Everything you need to know about carbs and why they’re an essential part of your training regime
When beginning a new training routine, you will start to formulate a diet which best compliments your exercise. Many people jump to the conclusion that cutting out carbohydrates from their diet is the best option, with their mind on losing weight and getting fit quick.
This is a misconception however, as carbs are actually an essential part of getting fit and healthy. With their essential muscle repairing powers, you should be sure to keep them in your everyday meals.
What makes carbs so important?
The scientific formula of carbohydrates makes them an indispensable part of what we eat. There are three types of macronutrients that form the main part of our diet, these being carbohydrates, fat and protein. Within the carbohydrate category, there is sugar, starch and fibre.
As they are a huge source of energy, carbohydrates are essential in preventing fatigue and helping the body to function properly, this is of particular importance to those who exercise regularly. This is where carbohydrates are essential, as they’re the main source of energy for both our brains and bodies. When we consume carbohydrates, they break down into glucose. This is then stored in the liver and muscles and used to fuel our physical activity. It’s likely that you wouldn’t athletically perform as well without carbohydrates in your diet.
When you are training your body and focussing on particular areas, you need a constant source of energy to allow the muscles to grow and repair. This is where carbohydrates come into play. Glucose (the end product of carbohydrates) enables nutrients in the body to be used to make energy, this means that the protein in the muscles can focus on rebuilding and repairing muscle tissues.
Don’t forget to differentiate between the carbohydrate groups however, as some types are much more useful than others. Eating too much sugar, for example, will be bad for your health, but increasing your fibre intake is likely to give some benefits.
What does the research tell us?
Deciding what to eat and what not to eat can often be complicated by the amount of research that is continuously being released around the subject of diets. There is an abundance of recent research though that demonstrates the negatives of a low-carb diet.
Some research has actually found that eating a low-carb diet can shorten your lifespan (you can find results here). They concluded that a 50-year-old participant who consumes less than 30% carbs has a life expectancy of 79.1 years, but this rises to 82 years for someone who eats more than 65% carbs.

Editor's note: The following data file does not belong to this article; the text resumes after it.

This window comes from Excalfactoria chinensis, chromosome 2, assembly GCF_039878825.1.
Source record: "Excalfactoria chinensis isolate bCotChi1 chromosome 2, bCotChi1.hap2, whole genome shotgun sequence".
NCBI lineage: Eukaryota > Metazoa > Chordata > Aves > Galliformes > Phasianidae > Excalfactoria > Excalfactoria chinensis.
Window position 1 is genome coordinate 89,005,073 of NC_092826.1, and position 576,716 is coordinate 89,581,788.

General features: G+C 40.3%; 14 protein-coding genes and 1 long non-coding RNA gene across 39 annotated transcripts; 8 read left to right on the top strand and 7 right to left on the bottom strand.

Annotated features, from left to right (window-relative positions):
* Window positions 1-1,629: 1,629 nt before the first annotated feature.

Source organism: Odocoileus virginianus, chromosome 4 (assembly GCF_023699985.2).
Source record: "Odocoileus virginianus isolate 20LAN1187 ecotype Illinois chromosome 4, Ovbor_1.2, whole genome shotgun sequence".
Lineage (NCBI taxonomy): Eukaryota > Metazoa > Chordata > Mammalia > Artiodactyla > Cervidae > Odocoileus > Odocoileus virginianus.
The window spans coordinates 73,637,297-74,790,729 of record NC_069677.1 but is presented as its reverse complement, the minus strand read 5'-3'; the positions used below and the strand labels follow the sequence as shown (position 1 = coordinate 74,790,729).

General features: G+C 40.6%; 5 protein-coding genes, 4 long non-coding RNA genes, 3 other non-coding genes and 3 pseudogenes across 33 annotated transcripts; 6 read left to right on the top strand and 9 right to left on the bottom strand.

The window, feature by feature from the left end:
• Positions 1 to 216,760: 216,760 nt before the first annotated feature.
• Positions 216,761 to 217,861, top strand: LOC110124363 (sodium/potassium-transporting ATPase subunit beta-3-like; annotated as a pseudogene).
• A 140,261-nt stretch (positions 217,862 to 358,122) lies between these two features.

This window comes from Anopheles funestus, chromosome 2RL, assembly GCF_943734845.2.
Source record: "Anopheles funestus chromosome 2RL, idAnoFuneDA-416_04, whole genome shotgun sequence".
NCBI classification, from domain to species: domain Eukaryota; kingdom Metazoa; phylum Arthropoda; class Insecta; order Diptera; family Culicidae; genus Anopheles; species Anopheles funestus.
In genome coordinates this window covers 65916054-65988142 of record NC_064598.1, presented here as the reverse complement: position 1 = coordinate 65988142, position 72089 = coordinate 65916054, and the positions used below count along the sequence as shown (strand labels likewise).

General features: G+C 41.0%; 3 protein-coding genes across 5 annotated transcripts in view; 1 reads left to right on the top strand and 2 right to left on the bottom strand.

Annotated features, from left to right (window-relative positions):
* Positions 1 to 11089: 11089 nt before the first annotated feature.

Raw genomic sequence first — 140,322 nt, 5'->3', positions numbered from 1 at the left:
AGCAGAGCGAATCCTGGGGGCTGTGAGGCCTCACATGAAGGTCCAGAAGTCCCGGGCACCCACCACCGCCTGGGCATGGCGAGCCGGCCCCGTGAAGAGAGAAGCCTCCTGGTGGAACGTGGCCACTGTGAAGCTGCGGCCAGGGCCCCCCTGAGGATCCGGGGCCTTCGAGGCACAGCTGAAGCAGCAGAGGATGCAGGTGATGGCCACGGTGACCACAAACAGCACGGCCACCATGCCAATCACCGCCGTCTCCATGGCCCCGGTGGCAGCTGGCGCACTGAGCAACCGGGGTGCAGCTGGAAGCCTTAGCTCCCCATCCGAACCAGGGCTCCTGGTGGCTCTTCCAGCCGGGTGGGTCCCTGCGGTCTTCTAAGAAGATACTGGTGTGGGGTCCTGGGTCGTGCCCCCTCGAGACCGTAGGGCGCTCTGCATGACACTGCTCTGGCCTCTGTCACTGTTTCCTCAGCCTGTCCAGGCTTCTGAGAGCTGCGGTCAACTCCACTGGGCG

As well as increasing energy levels in the body, studies have also shown that carbohydrates can help with brain activity. A study published in November 2018 found that a low-protein, high-carbohydrate diet could go as far as warding off dementia.
As a result of recent studies, a minimum intake of 25g of fibre each day is now recommended by scientists. This can be difficult to get used to, considering that two Weetabix only has 3g of fibre in and a thick slice of brown bread only has 2g.
Other training tips to consider
There are many other things you can consider that will guarantee the success of your training routine and prevent any injuries:
- Warming up – It’s always a good idea to warm up properly before physical activity. This increases your body’s core temperature, whilst improving the blood flow to the muscles you’re about to work. It will also help to prevent muscle strains, back injuries or pain in knee joints.
- Stay hydrated – Water can really help fuel your muscles, so it’s important to stay hydrated both before and after you train, try drinking little and often.
- Rest days — Rest days are equally as important as the way that you work out, as they allow your muscles to rebuild and prepare for the next workout.
- Treating injuries — Sprains can be common when exercising, as can injured muscles. Often, it’s inflammation that causes muscle pain, so treat these with pain relief gels to reduce the pain.
Maintaining a healthy, balanced diet is essential to a successful training regime and carbs are an indispensable part of this. Recent research has revealed that alternative dietary recommendations may be a better alternative, such as increasing your “good” carbohydrate fibre uptake. Remember to follow other steps to get the best out of your exercise regime.